With the effects we added above, the game looks and plays entirely different. Destroying asteroids feels good, and everything else in the game is there to enhance that experience.

Finished Game

As a last finishing touch, I went ahead and added a few post-processing effects that PlayCanvas offers. Namely, Vignette, Bloom and Chromatic Aberration. I also added CRT Scanlines as an overlay for a retro effect.

I hope this guide has been useful to you! Take a look at the project, it is public and is accessible as a Game Demo in our documentation.

PlayCanvas is an excellent cloud-based game engine that allows you to build games for the browser. It has an amazing editor that allows you to use it as if it were Unity or Unreal - which most developers are accustomed to.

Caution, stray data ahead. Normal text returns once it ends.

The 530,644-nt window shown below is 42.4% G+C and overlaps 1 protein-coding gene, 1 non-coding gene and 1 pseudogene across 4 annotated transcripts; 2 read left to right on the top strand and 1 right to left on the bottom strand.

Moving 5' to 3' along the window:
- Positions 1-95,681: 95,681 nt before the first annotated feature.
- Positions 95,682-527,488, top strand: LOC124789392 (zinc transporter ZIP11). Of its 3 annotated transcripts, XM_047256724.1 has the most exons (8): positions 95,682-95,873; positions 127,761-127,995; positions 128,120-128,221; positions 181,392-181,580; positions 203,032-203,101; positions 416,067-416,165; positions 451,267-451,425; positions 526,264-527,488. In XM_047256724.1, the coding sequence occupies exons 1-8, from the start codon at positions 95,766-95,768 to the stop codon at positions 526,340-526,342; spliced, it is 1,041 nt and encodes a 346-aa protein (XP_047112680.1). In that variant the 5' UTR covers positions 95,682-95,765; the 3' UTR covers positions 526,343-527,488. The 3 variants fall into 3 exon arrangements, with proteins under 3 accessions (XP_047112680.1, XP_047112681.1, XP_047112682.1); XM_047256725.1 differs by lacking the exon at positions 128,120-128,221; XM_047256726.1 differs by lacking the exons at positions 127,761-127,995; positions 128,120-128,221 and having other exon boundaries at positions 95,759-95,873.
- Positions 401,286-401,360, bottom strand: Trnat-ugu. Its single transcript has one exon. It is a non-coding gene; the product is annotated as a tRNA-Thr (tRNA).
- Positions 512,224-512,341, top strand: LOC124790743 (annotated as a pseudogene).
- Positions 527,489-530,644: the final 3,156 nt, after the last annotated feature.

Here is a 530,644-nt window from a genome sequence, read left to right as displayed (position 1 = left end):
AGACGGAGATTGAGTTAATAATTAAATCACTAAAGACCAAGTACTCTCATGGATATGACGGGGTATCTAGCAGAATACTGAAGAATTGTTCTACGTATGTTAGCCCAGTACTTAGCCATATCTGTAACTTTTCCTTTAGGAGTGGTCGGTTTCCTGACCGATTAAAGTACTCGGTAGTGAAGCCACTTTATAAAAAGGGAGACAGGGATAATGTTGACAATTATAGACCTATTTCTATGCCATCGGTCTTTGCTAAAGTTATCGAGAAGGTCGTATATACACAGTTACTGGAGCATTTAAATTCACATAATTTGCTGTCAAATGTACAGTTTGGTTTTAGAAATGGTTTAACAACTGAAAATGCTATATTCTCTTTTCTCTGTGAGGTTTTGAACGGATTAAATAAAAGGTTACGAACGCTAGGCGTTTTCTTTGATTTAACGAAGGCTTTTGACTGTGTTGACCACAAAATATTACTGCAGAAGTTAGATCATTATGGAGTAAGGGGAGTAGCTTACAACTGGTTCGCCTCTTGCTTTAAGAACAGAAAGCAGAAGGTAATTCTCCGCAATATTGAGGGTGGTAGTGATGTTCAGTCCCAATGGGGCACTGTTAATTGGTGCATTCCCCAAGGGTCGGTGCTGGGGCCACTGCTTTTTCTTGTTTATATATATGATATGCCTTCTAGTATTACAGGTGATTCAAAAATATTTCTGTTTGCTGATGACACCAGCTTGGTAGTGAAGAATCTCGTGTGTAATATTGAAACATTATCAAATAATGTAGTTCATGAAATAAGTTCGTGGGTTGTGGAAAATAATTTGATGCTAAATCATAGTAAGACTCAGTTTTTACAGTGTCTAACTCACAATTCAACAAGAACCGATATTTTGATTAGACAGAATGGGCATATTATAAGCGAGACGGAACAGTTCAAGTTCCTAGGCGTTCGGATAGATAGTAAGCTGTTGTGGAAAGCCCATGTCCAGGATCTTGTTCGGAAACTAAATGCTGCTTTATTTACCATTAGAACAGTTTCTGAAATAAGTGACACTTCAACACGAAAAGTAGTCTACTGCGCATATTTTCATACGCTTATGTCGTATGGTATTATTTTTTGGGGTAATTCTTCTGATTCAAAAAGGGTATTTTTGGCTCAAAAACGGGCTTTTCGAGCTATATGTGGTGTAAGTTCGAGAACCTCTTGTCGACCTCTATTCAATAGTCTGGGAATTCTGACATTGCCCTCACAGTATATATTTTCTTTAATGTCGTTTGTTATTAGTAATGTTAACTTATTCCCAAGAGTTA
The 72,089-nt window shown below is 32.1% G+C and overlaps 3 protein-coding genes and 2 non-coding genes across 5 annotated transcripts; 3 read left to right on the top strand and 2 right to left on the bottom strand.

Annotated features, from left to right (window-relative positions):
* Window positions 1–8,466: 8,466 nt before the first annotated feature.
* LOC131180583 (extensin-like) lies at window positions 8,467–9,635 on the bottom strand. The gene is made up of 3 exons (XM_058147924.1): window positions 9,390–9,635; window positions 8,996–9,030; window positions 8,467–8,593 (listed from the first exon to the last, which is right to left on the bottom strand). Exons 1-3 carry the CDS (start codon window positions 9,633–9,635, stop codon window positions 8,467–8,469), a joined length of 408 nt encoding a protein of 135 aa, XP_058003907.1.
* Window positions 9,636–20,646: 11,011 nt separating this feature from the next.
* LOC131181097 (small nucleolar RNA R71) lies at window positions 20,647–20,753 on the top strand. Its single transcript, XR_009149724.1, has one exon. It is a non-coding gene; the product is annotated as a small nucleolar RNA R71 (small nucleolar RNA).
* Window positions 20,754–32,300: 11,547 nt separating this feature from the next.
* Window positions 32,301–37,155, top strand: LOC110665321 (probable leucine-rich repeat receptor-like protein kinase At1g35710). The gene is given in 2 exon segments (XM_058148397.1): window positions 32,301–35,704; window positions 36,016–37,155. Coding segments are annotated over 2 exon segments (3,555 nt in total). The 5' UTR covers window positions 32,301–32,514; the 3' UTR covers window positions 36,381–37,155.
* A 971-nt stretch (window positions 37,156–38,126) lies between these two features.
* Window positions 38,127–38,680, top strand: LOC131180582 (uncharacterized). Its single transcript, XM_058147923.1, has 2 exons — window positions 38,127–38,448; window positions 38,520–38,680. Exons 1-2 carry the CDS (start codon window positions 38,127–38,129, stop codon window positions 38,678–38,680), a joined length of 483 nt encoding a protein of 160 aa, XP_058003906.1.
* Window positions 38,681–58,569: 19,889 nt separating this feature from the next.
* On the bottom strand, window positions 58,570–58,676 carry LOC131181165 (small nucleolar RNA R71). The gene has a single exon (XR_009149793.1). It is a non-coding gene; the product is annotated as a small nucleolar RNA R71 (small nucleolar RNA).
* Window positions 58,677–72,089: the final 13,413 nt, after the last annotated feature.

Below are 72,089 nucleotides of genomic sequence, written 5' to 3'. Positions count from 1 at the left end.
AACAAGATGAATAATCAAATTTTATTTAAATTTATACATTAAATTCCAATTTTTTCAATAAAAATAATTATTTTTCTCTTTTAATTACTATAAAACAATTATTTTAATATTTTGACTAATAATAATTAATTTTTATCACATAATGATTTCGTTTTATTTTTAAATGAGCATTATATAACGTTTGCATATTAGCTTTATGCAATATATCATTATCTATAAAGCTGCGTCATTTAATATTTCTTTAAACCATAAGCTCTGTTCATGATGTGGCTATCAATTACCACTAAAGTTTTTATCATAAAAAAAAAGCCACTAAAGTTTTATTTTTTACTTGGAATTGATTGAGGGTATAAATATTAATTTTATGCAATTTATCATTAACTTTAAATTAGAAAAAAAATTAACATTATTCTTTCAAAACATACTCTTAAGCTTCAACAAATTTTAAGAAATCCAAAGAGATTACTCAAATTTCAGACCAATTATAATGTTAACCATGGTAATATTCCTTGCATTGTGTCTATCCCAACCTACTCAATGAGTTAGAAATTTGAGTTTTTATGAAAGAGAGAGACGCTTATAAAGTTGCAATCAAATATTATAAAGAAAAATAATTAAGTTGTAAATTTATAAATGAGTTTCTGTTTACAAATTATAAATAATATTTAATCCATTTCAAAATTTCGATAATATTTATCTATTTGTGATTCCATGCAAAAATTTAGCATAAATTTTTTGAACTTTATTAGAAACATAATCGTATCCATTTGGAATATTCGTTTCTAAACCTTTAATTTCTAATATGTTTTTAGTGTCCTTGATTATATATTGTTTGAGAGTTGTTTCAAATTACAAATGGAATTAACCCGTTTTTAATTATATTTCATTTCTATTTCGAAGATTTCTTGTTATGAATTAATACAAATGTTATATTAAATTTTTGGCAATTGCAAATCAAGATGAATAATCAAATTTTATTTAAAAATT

Want to learn more?

Here's a few resources if you want to try and make something similar to juice up your game!

PlayCanvas is an awesome web-first game engine that runs on the cloud. You don't need to download anything, and it's free!

PlayCanvas - The Web-First Game Engine

This one reddit post sums up many tricks you can do in about 60 seconds!

Juice your game in 60 seconds

There's this very nice GDC talk that goes into game juice a bit more deeply. Tons of useful information there!

Juice it or lose it - a talk by Martin Jonasson & Petri Purho

And there's this awesome INDIGO class that goes in-depth about my favorite game juice - screen shake!

Vlambeer - The art of screenshake by Jan Willem Nijman